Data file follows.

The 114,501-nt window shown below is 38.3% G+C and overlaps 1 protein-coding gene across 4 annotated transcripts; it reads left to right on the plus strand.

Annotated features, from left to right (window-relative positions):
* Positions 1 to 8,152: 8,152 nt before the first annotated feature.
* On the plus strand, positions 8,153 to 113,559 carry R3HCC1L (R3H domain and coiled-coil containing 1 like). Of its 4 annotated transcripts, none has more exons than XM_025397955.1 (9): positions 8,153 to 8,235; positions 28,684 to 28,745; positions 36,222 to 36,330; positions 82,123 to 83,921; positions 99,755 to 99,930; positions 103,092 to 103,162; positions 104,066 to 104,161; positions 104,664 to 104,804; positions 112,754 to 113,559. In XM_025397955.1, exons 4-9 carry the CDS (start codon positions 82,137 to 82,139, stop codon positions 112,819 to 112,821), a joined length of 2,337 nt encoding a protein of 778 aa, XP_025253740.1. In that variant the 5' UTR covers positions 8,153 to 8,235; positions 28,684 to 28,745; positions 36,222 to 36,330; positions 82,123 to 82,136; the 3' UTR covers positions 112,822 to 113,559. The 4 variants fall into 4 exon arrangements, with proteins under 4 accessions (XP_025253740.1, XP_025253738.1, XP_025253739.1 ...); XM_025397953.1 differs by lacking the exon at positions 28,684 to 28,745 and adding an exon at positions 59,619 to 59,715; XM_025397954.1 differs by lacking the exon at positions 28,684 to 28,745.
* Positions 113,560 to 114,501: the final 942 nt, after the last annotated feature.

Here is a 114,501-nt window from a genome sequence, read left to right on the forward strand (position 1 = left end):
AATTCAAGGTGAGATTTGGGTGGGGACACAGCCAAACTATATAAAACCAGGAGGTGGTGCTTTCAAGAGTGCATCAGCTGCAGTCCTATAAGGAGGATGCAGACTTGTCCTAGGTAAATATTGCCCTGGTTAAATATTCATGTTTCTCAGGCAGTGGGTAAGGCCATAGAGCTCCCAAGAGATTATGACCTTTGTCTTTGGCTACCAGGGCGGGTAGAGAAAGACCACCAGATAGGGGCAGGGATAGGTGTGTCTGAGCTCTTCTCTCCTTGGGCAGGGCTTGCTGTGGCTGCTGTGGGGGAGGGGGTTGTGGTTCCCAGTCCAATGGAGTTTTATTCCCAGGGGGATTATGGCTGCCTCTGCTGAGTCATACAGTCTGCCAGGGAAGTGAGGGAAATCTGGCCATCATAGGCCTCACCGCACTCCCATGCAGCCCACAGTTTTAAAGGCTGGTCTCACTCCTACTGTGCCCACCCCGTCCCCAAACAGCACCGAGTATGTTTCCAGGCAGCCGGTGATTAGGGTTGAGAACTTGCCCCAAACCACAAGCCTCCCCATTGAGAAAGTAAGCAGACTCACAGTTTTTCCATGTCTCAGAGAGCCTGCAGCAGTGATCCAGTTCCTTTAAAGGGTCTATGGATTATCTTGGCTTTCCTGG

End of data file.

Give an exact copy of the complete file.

The 114,501-nt window shown below is 38.3% G+C and overlaps 1 protein-coding gene across 4 annotated transcripts; it reads left to right on the plus strand.

Annotated features, from left to right (window-relative positions):
* Positions 1 to 8,152: 8,152 nt before the first annotated feature.
* On the plus strand, positions 8,153 to 113,559 carry R3HCC1L (R3H domain and coiled-coil containing 1 like). Of its 4 annotated transcripts, none has more exons than XM_025397955.1 (9): positions 8,153 to 8,235; positions 28,684 to 28,745; positions 36,222 to 36,330; positions 82,123 to 83,921; positions 99,755 to 99,930; positions 103,092 to 103,162; positions 104,066 to 104,161; positions 104,664 to 104,804; positions 112,754 to 113,559. In XM_025397955.1, exons 4-9 carry the CDS (start codon positions 82,137 to 82,139, stop codon positions 112,819 to 112,821), a joined length of 2,337 nt encoding a protein of 778 aa, XP_025253740.1. In that variant the 5' UTR covers positions 8,153 to 8,235; positions 28,684 to 28,745; positions 36,222 to 36,330; positions 82,123 to 82,136; the 3' UTR covers positions 112,822 to 113,559. The 4 variants fall into 4 exon arrangements, with proteins under 4 accessions (XP_025253740.1, XP_025253738.1, XP_025253739.1 ...); XM_025397953.1 differs by lacking the exon at positions 28,684 to 28,745 and adding an exon at positions 59,619 to 59,715; XM_025397954.1 differs by lacking the exon at positions 28,684 to 28,745.
* Positions 113,560 to 114,501: the final 942 nt, after the last annotated feature.

Here is a 114,501-nt window from a genome sequence, read left to right on the forward strand (position 1 = left end):
AATTCAAGGTGAGATTTGGGTGGGGACACAGCCAAACTATATAAAACCAGGAGGTGGTGCTTTCAAGAGTGCATCAGCTGCAGTCCTATAAGGAGGATGCAGACTTGTCCTAGGTAAATATTGCCCTGGTTAAATATTCATGTTTCTCAGGCAGTGGGTAAGGCCATAGAGCTCCCAAGAGATTATGACCTTTGTCTTTGGCTACCAGGGCGGGTAGAGAAAGACCACCAGATAGGGGCAGGGATAGGTGTGTCTGAGCTCTTCTCTCCTTGGGCAGGGCTTGCTGTGGCTGCTGTGGGGGAGGGGGTTGTGGTTCCCAGTCCAATGGAGTTTTATTCCCAGGGGGATTATGGCTGCCTCTGCTGAGTCATACAGTCTGCCAGGGAAGTGAGGGAAATCTGGCCATCATAGGCCTCACCGCACTCCCATGCAGCCCACAGTTTTAAAGGCTGGTCTCACTCCTACTGTGCCCACCCCGTCCCCAAACAGCACCGAGTATGTTTCCAGGCAGCCGGTGATTAGGGTTGAGAACTTGCCCCAAACCACAAGCCTCCCCATTGAGAAAGTAAGCAGACTCACAGTTTTTCCATGTCTCAGAGAGCCTGCAGCAGTGATCCAGTTCCTTTAAAGGGTCTATGGATTATCTTGGCTTTCCTGG